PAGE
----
As we were working very closely(ahem..I meant we sit next to each other), we used to have informal stand ups. Well, technically, we were always sitting down while having these meetings. So, more like sit-down stand ups – Huh! Oh well. We used to discuss for 15 minutes regarding the progress and any impediments.

Build Trust

We never went back and updated our status. Doh! The source code was the barometer of our progress. It’s funny what all can be communicated to each other when you trust your team mates and build on each other’s code.


Sudesh deployed the code every other day so that we could see if anything was broken. Yup, no nightly build process for us. Come to think of it, I missed this the most. I think going forward, we would have some sort of Continuous Integration like we do in our other products.

Fix and Move Forward

We used to fix bugs before moving to any new functionality.

Rinse. Lather. Repeat.

Well, that was our process. You would be really surprised that we got done with the alpha version of the product in straight 3 months. It’s a fairly complex product and I’m sure it would have taken more time if we were to follow everything by the book. I think the thing that led to our success was lot of brainstorming early on and having immense level of trust.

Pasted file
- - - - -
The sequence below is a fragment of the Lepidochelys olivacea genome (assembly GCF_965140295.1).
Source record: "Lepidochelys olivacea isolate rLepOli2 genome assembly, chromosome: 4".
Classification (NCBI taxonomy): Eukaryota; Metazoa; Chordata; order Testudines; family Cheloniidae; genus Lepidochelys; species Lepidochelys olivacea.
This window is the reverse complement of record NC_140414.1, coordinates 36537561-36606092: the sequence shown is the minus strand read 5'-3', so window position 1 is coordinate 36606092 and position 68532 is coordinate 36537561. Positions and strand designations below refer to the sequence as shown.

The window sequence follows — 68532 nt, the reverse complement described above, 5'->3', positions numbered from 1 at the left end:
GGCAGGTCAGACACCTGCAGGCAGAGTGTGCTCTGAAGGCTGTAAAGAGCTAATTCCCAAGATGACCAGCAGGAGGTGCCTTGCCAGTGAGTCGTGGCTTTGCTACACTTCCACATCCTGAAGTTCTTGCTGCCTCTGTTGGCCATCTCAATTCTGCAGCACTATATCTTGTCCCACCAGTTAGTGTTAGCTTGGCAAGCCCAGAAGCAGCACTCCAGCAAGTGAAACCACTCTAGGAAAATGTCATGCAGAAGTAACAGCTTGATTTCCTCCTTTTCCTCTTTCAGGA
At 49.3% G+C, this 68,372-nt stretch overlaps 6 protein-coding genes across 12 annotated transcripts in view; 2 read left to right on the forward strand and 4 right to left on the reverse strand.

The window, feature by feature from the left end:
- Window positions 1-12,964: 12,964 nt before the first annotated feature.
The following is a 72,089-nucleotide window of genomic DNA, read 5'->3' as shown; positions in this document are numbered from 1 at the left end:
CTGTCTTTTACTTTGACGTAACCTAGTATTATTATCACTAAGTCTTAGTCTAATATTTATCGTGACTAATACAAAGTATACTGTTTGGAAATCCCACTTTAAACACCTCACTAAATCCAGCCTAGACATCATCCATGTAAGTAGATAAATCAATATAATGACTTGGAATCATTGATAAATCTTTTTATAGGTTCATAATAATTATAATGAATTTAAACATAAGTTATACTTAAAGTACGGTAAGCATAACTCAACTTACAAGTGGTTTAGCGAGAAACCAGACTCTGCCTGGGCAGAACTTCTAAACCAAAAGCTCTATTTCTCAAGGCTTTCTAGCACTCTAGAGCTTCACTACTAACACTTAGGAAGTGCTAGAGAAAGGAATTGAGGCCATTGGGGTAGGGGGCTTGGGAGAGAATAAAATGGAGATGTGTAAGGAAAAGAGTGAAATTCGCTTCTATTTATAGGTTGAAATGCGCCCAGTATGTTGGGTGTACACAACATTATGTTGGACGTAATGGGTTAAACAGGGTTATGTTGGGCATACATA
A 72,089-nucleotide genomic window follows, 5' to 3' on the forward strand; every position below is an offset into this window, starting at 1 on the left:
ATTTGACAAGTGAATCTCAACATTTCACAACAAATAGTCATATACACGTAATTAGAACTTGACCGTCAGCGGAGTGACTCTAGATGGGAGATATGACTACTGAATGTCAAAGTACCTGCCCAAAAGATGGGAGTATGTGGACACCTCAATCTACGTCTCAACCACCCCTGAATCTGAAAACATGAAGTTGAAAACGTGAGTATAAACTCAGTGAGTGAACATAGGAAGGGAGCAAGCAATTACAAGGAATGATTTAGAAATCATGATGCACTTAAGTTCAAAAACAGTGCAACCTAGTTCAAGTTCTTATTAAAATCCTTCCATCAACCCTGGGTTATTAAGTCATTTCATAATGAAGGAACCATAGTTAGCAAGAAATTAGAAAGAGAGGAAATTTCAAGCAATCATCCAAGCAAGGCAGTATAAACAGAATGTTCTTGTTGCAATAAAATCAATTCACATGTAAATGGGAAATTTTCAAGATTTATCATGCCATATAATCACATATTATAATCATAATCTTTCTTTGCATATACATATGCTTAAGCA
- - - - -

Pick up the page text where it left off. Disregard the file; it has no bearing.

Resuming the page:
It’s a different thing if the product becomes successful or not. Well, it’s coming soon. Wish us luck!

PS – I’m sure you must be really thinking that it is really applicable for products which are being built in a garage by couple of hackers. Well, may be. It’s not something that we follow everyday but has produced great results for us. Also, I don’t intend to follow it in our products of fairly large size which need lot of interactions but something I’m ready to stick with for smaller teams.


Our world is driven by big-data and in this world, dashboards are of utmost significance for providing users with information in just one glance.

Like the dashboard in a car, businesses also employ and utilize dashboards to summarize large chunks of real-time data in a limited space. The information is broken down in a way such that it doesn’t become visually pressurising. This representation of information allows you to measure your data and pick out the areas with scope for improvement. If done right, dashboard designs can bring about a visible difference in the business’ performance.